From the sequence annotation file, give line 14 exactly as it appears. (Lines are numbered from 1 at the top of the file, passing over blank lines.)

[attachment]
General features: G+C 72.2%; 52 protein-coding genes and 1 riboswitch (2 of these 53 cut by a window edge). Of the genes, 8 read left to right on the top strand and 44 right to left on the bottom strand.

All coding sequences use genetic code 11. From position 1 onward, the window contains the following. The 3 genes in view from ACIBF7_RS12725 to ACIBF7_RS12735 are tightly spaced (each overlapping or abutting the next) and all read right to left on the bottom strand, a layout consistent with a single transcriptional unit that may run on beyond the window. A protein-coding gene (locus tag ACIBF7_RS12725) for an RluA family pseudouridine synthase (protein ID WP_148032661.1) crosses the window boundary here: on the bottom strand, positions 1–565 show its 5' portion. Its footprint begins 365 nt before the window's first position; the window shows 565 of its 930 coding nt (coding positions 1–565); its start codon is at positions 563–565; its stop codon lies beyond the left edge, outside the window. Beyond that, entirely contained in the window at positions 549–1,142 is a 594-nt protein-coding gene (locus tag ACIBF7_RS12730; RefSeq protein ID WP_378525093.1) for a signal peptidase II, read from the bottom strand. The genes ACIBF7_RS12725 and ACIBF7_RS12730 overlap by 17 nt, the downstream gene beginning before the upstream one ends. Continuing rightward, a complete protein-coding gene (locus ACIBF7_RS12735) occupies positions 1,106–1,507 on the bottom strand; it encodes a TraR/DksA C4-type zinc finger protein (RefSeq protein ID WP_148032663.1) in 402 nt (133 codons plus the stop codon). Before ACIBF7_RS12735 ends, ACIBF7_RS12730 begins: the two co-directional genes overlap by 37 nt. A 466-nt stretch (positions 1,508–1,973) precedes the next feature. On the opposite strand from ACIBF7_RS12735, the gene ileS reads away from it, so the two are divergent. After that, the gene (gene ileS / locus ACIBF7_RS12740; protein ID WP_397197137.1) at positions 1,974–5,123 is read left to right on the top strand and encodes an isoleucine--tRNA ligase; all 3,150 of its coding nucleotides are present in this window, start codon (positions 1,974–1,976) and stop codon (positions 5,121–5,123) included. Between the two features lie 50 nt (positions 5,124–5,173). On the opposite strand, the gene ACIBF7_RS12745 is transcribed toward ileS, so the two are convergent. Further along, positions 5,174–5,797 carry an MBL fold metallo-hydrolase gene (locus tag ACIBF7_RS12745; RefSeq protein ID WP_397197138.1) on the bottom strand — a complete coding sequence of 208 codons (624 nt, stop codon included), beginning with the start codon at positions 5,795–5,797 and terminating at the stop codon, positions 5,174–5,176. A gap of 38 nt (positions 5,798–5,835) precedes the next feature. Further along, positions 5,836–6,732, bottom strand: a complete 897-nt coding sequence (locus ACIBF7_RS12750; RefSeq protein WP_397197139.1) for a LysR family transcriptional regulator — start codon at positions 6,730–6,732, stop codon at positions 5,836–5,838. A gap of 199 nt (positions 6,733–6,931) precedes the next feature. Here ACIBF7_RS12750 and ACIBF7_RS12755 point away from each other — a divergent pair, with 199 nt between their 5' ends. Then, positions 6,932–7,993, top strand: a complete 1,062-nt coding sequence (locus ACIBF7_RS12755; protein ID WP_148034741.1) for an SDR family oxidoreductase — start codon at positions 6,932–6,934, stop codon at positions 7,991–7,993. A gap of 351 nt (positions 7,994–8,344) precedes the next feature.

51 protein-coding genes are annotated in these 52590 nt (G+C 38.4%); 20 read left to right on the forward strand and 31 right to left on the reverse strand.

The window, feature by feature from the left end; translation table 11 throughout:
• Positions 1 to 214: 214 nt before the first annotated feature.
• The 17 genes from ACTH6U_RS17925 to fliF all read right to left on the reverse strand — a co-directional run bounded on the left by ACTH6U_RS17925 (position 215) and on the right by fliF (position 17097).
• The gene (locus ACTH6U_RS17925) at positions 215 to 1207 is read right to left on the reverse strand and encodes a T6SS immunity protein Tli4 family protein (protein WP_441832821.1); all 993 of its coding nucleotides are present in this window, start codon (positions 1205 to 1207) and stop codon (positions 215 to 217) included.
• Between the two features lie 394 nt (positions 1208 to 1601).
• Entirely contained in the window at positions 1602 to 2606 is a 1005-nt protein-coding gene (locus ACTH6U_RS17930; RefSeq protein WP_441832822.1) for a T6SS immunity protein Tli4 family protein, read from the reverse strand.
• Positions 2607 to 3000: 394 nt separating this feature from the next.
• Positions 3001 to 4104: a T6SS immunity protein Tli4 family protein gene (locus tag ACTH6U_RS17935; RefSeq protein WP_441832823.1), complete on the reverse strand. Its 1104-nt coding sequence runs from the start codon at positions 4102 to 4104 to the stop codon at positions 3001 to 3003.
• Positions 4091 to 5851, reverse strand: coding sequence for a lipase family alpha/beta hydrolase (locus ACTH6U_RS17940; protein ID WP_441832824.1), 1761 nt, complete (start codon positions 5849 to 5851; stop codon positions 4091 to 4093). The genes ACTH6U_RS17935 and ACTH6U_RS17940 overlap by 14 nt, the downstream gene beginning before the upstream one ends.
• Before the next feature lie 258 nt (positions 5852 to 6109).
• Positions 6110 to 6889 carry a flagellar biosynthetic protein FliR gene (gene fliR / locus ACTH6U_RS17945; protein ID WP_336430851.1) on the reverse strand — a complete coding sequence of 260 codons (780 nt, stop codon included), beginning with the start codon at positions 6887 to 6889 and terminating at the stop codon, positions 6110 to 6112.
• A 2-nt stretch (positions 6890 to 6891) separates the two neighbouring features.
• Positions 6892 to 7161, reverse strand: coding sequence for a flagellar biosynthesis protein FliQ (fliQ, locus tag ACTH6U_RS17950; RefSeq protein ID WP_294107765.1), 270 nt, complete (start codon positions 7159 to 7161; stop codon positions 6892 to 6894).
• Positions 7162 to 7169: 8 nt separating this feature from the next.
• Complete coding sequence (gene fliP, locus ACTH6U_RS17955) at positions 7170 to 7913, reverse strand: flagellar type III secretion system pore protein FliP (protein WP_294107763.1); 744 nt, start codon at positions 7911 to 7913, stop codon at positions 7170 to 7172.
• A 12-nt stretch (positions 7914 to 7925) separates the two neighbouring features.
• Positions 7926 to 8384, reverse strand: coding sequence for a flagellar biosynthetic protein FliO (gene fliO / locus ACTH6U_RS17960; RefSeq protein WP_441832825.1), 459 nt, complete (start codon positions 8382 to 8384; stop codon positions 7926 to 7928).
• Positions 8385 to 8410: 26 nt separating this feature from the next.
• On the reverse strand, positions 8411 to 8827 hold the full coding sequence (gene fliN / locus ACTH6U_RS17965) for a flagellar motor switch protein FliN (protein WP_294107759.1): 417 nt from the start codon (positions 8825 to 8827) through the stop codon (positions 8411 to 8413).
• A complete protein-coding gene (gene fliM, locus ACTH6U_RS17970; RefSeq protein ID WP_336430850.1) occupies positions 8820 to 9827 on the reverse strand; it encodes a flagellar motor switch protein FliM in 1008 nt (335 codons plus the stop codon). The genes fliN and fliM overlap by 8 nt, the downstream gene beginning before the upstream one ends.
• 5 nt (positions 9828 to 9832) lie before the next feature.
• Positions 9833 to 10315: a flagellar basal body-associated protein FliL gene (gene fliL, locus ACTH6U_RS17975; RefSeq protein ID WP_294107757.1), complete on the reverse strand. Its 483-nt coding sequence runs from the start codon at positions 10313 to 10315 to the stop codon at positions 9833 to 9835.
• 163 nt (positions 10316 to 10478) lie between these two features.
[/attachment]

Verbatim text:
• Positions 6110 to 6889 carry a flagellar biosynthetic protein FliR gene (gene fliR / locus ACTH6U_RS17945; protein ID WP_336430851.1) on the reverse strand — a complete coding sequence of 260 codons (780 nt, stop codon included), beginning with the start codon at positions 6887 to 6889 and terminating at the stop codon, positions 6110 to 6112.